Practice, skills and experience with the Pinard stethoscope for intrapartum Foetal monitoring: Focus group interviews with Norwegian midwives
Peer reviewed, Journal article
MetadataShow full item record
Original versionEngelhart, C. H., Nilsen, A. B. V., Pay, A. S. D., Maude, R., Kaasen, A., & Blix, E. (2022). Practice, skills and experience with the Pinard stethoscope for intrapartum Foetal monitoring: Focus group interviews with Norwegian midwives. Midwifery, 108. 10.1016/j.midw.2022.103288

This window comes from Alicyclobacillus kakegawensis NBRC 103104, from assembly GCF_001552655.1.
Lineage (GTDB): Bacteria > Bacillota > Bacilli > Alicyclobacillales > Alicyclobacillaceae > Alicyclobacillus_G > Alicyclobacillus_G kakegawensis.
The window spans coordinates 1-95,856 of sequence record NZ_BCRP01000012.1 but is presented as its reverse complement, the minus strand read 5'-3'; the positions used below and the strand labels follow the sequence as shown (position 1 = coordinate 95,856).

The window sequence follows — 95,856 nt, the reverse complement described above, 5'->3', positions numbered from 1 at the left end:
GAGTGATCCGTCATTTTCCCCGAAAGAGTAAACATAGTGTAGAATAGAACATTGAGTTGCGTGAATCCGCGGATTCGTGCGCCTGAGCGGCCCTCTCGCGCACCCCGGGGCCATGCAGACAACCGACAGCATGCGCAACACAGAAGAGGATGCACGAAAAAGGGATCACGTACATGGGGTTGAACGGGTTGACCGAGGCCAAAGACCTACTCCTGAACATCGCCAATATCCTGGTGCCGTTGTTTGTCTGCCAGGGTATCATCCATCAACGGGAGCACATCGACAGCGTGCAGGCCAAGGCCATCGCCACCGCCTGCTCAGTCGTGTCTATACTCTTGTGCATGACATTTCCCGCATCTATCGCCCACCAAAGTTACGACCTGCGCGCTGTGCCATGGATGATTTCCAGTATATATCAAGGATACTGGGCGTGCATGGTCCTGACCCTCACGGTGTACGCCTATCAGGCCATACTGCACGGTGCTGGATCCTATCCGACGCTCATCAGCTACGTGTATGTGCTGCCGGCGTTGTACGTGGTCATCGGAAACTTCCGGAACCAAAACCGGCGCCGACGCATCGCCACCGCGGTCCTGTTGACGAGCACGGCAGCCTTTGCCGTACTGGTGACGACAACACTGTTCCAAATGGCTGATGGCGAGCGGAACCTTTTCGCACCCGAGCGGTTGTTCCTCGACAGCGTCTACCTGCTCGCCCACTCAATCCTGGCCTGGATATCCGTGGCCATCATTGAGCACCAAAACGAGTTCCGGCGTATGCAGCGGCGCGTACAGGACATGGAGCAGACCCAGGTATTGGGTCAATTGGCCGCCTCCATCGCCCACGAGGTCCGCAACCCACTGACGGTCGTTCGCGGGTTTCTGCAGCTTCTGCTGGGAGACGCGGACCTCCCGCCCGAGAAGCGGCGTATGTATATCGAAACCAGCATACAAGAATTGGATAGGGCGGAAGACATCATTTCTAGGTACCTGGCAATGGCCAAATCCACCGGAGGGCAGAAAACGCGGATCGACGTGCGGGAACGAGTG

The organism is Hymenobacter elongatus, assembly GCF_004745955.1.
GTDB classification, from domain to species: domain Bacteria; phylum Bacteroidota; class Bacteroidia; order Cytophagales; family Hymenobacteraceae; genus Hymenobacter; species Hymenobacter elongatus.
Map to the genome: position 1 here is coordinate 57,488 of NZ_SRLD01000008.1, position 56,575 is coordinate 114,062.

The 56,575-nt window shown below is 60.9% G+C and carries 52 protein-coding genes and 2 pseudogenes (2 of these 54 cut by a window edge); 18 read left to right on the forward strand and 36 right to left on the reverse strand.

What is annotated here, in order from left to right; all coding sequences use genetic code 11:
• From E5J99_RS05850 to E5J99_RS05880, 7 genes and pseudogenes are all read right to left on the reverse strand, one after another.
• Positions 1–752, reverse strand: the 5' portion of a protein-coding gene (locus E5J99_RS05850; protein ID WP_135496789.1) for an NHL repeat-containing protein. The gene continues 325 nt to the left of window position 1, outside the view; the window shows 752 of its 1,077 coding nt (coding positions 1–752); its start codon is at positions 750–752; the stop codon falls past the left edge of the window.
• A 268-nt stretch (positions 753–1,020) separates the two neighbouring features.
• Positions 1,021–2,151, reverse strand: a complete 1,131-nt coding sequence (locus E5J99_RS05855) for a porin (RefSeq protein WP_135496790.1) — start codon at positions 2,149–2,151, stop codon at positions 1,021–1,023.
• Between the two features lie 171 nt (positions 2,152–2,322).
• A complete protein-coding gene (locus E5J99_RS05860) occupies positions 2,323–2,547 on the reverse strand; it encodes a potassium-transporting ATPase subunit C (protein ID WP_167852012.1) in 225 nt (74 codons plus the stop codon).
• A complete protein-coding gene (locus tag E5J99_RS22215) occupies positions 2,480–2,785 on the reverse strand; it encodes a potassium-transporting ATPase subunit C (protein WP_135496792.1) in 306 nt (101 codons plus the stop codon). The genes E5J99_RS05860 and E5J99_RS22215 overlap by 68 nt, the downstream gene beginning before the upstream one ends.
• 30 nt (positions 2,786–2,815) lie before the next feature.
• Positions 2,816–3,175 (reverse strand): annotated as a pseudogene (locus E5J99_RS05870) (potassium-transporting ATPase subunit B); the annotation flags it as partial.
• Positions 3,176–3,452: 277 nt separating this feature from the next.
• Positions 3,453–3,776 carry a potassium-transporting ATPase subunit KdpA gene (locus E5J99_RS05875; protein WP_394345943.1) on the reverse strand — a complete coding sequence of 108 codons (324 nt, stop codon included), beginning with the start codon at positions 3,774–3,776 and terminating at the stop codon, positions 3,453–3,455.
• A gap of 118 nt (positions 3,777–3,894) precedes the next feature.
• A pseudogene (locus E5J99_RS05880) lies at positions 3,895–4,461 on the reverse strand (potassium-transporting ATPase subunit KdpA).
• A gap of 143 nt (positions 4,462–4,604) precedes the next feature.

Objective In most high-income countries, the cardiotocography and handheld Doppler device have replaced the Pinard stethoscope for intrapartum foetal monitoring. As a result, the skills required to use the Pinard are rapidly disappearing from midwifery. The aim of this study was thus to illuminate the knowledge before it is lost, by exploring the practice, skills and experience of Norwegian midwives familiar with the Pinard for intrapartum foetal monitoring. We included midwives who still regularly use the Pinard in their current practice in a variety of birth settings, and those who used the Pinard in the era prior to the introduction of the CTG. Design This study followed a qualitative descriptive design based on mainly focus group interviews, but also including one individual interview. The interviews explored the participants` perspective on their practice, skills and experience regarding the use of the Pinard for intrapartum foetal monitoring. Reflexive thematic analysis captured common patterns across the data, and contextualism was used as research paradigm. Setting and participants In total, 21 midwives with experience using the Pinard for intrapartum foetal monitoring were interviewed. The midwives were either retired and had experience using the Pinard from before the CTG became widespread; worked in an alongside midwifery unit that only oversees low-risk births; or worked in an obstetric unit in a university hospital with an active policy of using the Pinard for intrapartum foetal monitoring. Findings The analysis resulted in four main themes: “Practice and experience with the Pinard are related to context”, “Skills with the Pinard come with work experience”, “The Pinard reveals certain characteristics of foetal sound” and “Midwives` experience with the benefits of using the Pinard”. The midwives considered the context for using the Pinard for intrapartum foetal monitoring relevant. The e availability of technology and applicable situations for using the Pinard influenced how and when they use the Pinard. They further underpinned training and work experience as important for feeling secure when using the Pinard, and this experience made them recognize normal and abnormal foetal sounds. Defining and characterizing these sounds appeared difficult for the midwives, however, and they hesitated and imitated the sound. The midwives felt that the Pinard is beneficial for both the labouring woman and the midwife, as the Pinard's features bring them closer to the labouring woman and help calm the birth suite. They also felt that the Pinard adds further information about the birth and birth process, such as foetal lie, rotation and descent. Keyconclusions Norwegian midwives’ practice, and experiences in using the Pinard for intrapartum foetal monitoring are connected to context as technological development and applicable situations. The midwives explained that knowledge obtained through experience gives them skills to differentiate between normal and abnormal foetal sound characteristics, though they found it difficult to define the characteristics themselves. Using the Pinard stethoscope during birth calms the birth suite and brings the midwife closer to the labouring woman.